Question/Topic LAX ORD ATL EIA LCK JFK Estimates of truck trips associated with the new/expanded facility? LA DOT charges fees for new development based on ITE Trip Gen Manual rates Korean air cargo facility used “warehouse space” trip gen rates Currently, a consultant is doing this for Northeast Cargo Campus Mostly have done generic total traffic in the past, nothing air cargo truck traffic-focused N/A N/A N/A Traffic engineering staff from both Port Authority Central Office and JFK will review plans for new or redeveloped building for impacts on adjacent roadways and access roads Air cargo partners for air cargo studies/planning? LA DOT for renovating building within cargo area With handlers— control traffic through taking over leases (Swissport, etc.), paving way on deciding how air cargo is handled at the airport Airlines (cargo and passenger), including integrators N/A Unusual for non- airport entity to be involved (real estate development industry involvement possible) Building facilities for forwarders Doing land lease for buildings made by others Case-by-case is different. Greater community input is considered for a major development project N/A = not applicable or not reported. TAblE 12 (continued)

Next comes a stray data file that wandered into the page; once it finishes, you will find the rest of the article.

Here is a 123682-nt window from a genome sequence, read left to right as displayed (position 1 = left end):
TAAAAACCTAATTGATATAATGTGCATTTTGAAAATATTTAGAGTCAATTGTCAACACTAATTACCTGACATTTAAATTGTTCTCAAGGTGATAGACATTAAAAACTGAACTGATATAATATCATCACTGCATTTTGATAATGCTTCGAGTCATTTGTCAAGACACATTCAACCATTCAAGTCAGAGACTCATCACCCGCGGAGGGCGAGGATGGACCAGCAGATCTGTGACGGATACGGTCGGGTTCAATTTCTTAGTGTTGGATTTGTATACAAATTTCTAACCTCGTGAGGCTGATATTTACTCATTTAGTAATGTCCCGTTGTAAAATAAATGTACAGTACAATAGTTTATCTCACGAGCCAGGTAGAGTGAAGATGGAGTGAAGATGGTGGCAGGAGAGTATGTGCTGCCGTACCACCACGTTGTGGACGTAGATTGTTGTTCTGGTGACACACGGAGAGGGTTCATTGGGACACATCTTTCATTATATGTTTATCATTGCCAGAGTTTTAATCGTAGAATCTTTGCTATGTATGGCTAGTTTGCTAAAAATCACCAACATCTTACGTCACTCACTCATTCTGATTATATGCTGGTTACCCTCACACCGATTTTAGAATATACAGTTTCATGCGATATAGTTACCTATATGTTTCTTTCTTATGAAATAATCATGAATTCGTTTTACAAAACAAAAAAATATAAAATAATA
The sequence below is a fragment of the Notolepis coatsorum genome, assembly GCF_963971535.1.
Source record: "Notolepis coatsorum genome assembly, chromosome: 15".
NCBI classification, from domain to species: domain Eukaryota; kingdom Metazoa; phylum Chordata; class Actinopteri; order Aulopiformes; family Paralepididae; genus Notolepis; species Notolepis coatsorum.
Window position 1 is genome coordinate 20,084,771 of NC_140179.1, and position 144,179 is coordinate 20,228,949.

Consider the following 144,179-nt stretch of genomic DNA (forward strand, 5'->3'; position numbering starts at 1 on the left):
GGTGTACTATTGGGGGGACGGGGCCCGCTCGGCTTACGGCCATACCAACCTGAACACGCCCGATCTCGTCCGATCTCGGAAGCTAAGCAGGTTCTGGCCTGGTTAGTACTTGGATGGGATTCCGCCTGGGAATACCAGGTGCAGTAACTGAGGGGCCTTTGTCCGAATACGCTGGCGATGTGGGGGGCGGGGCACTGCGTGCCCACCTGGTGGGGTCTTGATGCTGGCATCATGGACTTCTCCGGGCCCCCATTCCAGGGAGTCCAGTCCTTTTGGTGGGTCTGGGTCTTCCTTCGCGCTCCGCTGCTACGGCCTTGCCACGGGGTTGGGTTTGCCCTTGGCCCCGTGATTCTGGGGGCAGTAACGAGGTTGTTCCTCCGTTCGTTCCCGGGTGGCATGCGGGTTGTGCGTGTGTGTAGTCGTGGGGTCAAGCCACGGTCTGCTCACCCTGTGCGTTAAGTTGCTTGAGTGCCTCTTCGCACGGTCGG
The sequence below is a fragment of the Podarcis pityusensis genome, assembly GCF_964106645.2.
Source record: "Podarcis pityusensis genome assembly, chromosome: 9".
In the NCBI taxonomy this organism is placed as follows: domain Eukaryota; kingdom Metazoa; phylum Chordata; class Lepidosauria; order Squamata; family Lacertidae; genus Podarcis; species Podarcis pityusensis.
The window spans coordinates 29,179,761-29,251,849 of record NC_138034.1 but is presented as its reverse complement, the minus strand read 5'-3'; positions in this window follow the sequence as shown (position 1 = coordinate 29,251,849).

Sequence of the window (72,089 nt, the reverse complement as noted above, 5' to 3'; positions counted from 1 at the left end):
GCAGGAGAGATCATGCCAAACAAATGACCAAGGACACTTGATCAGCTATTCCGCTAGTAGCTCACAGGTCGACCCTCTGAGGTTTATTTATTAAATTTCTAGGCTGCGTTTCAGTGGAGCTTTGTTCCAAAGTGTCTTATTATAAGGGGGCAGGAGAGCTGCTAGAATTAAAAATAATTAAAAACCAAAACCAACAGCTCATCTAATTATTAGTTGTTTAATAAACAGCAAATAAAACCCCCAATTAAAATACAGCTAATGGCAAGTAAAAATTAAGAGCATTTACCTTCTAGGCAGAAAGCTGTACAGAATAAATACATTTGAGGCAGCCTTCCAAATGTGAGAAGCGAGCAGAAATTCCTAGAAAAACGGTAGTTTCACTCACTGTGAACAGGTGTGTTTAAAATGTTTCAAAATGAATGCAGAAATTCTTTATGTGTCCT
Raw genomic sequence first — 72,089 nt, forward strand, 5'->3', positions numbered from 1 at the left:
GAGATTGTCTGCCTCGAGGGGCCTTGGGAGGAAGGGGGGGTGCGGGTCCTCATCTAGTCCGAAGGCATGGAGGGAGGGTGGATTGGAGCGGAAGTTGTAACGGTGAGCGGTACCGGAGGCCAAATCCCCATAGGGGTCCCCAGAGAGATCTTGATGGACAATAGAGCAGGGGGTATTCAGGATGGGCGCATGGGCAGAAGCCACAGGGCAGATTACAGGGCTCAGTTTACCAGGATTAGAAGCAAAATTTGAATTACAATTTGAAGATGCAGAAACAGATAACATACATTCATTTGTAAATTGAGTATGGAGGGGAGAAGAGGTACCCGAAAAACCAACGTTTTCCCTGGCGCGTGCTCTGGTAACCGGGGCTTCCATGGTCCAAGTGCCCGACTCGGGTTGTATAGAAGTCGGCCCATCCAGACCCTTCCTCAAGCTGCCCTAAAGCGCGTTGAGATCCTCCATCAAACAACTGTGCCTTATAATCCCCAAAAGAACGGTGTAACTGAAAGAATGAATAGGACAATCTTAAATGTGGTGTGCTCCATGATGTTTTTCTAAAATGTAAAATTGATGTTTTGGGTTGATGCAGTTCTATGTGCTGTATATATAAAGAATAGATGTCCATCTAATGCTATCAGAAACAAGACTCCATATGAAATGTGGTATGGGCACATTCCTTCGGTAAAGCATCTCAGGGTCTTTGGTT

Question/Topic SCAG Boston MPO Landrum & Brown InterVISTAS Consulting Range and nature of analyses and tools you employ for airport clients? Used HDT model (which is based on gate surveys at ports) for air cargo truck trips. Also used RTP report for some truck trips information. HDT air cargo truck trips come from the agency’s RADAM which converts air cargo tonnage to truck trips, using the factors and relationships developed as part of RADAM. N/A Developed an in-house model for air cargo truck trip generation (superior to ACRP model), but proprietary (result of Dubai airport master planning) Recent NYC Air Cargo Study used this model Most airports pay attention mainly to pax terminal, remote parking and rental car facilities; very little attention paid to planning for major air cargo facilities Very rare there’s original planning on traffic for cargo facilities—usually just a straight-line trend Data sources you use for such analyses and studies? Consultants help SCAG. Nothing in-house regarding air cargo truck trips. Typically, no standard source; usually ad hoc based on current need Possibly environmental impact docs for major freight facilities (e.g., expanded container port) N/A Not much for air cargo specific; mainly on pax facilities, rental cars, parking, concessions Key shortcomings and/or complexities? SCAG thinks this subject is something that had not put emphasis on in the past and now Have not used RADAM model recently and cannot share RADAM details Data that helps seeing the overall structure of community impacts Need to create a central data hub/repository with airport data (not necessarily FAA) Most airports do not track truck trips; most do not even have a freight official Need some general planning parameters to help understand nature of traffic at airport Employee car trips (may exceed truck trips) is another component of major freight hub traffic and is important for additional research Airports only want to avoid congestion and carriers and freight forwarders do not care much Key variables affecting air cargo facilities truck trips? N/A N/A Application of drone technology as substitution for local truck trips (~10 years out) Future of cargo industry Effects of changes in the air cargo industry on the ability to plan for air cargo facilities? N/A N/A Difficult to forecast Difficult to forecast Guidance/structure for how to access data that helps with community impacts What kinds and quantity of flows exist that make an airport work? (e.g., deadhead movements; empty chassis moving through) Overall picture of what moves where and how can you obtain data for it New airlifters—new blimps— 2nd & 3rd tier airports (~3 years out) Future growth of belly cargo versus freighter cargo Repatriation of overseas industries Fuel prices TAblE 13 SUMMARy OF PHONE INTERvIEWS WITH AIR CARGO EXPERTS ANd PARTNERS (continued on next page)